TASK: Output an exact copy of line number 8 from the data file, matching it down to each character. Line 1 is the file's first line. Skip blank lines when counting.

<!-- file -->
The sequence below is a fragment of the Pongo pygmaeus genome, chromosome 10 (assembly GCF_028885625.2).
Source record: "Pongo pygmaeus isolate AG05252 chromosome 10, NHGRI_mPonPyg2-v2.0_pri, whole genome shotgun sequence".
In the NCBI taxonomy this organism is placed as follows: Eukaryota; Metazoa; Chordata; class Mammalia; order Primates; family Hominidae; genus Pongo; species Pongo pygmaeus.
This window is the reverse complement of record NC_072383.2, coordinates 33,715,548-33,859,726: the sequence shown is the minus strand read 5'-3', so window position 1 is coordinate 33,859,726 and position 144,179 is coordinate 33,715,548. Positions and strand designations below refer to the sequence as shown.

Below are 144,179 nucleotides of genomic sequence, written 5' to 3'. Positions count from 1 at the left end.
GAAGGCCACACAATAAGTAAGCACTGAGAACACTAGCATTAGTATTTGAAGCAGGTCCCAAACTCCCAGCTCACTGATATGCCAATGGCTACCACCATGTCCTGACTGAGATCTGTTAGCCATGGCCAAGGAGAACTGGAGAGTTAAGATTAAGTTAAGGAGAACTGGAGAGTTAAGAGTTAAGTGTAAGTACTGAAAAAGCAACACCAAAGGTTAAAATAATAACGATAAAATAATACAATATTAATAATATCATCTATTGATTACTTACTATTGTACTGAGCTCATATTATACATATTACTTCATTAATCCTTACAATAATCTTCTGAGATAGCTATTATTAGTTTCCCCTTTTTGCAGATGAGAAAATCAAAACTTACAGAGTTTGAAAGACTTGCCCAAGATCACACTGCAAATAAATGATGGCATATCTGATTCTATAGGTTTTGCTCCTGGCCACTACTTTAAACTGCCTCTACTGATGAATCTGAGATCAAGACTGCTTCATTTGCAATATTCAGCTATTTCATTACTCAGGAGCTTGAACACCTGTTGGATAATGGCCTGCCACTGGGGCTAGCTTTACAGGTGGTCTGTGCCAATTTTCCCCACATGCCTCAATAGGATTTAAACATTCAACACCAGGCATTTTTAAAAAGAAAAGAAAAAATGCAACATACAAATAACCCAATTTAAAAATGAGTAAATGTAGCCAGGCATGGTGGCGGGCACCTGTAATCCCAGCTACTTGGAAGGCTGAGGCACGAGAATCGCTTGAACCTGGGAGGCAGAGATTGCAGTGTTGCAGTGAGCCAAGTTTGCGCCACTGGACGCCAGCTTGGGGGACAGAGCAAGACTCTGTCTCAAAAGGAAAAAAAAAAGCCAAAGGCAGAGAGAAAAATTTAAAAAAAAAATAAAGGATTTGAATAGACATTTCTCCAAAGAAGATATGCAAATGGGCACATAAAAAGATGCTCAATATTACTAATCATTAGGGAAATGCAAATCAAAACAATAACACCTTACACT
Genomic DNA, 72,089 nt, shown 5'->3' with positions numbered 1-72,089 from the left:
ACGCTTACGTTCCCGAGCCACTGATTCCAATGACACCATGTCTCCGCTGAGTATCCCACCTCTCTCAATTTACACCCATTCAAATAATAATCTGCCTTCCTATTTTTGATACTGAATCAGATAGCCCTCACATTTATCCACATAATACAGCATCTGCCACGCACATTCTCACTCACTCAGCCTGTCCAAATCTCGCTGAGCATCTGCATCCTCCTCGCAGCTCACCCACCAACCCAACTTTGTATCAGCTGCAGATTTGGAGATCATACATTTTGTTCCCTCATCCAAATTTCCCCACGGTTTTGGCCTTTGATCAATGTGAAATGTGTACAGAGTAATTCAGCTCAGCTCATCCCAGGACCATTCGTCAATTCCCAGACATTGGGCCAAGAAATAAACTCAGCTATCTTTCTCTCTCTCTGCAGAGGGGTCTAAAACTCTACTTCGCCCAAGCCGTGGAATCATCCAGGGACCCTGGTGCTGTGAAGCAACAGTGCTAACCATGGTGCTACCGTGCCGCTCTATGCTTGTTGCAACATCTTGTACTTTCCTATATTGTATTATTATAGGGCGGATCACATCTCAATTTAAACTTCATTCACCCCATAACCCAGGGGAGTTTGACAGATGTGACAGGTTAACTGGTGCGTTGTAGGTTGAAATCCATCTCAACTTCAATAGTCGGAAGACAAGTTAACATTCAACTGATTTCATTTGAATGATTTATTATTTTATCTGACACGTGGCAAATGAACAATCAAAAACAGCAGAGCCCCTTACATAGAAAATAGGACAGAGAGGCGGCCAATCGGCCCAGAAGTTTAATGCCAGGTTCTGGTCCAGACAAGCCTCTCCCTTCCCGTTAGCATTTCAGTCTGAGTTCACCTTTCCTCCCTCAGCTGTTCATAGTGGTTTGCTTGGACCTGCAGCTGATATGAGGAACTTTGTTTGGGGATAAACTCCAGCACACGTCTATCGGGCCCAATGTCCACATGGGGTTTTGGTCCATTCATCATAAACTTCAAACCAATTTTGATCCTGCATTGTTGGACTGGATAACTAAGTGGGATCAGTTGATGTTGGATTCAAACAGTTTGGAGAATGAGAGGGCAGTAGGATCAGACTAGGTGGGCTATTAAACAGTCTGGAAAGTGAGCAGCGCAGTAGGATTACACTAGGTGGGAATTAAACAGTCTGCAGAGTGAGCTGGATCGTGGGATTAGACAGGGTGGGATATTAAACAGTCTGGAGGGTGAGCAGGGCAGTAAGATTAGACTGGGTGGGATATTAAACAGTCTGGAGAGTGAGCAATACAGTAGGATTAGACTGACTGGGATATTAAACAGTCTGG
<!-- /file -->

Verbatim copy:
ACGCTTACGTTCCCGAGCCACTGATTCCAATGACACCATGTCTCCGCTGAGTATCCCACCTCTCTCAATTTACACCCATTCAAATAATAATCTGCCTTCCTATTTTTGATACTGAATCAGATAGCCCTCACATTTATCCACATAATACAGCATCTGCCACGCACATTCTCACTCACTCAGCCTGTCCAAATCTCGCTGAGCATCTGCATCCTCCTCGCAGCTCACCCACCAACCCAACTTTGTATCAGCTGCAGATTTGGAGATCATACATTTTGTTCCCTCATCCAAATTTCCCCACGGTTTTGGCCTTTGATCAATGTGAAATGTGTACAGAGTAATTCAGCTCAGCTCATCCCAGGACCATTCGTCAATTCCCAGACATTGGGCCAAGAAATAAACTCAGCTATCTTTCTCTCTCTCTGCAGAGGGGTCTAAAACTCTACTTCGCCCAAGCCGTGGAATCATCCAGGGACCCTGGTGCTGTGAAGCAACAGTGCTAACCATGGTGCTACCGTGCCGCTCTATGCTTGTTGCAACATCTTGTACTTTCCTATATTGTATTATTATAGGGCGGATCACATCTCAATTTAAACTTCATTCACCCCATAACCCAGGGGAGTTTGACAGATGTGACAGGTTAACTGGTGCGTTGTAGGTTGAAATCCATCTCAACTTCAATAGTCGGAAGACAAGTTAACATTCAACTGATTTCATTTGAATGATTTATTATTTTATCTGACACGTGGCAAATGAACAATCAAAAACAGCAGAGCCCCTTACATAGAAAATAGGACAGAGAGGCGGCCAATCGGCCCAGAAGTTTAATGCCAGGTTCTGGTCCAGACAAGCCTCTCCCTTCCCGTTAGCATTTCAGTCTGAGTTCACCTTTCCTCCCTCAGCTGTTCATAGTGGTTTGCTTGGACCTGCAGCTGATATGAGGAACTTTGTTTGGGGATAAACTCCAGCACACGTCTATCGGGCCCAATGTCCACATGGGGTTTTGGTCCATTCATCATAAACTTCAAACCAATTTTGATCCTGCATTGTTGGACTGGATAACTAAGTGGGATCAGTTGATGTTGGATTCAAACAGTTTGGAGAATGAGAGGGCAGTAGGATCAGACTAGGTGGGCTATTAAACAGTCTGGAAAGTGAGCAGCGCAGTAGGATTACACTAGGTGGGAATTAAACAGTCTGCAGAGTGAGCTGGATCGTGGGATTAGACAGGGTGGGATATTAAACAGTCTGGAGGGTGAGCAGGGCAGTAAGATTAGACTGGGTGGGATATTAAACAGTCTGGAGAGTGAGCAATACAGTAGGATTAGACTGACTGGGATATTAAACAGTCTGG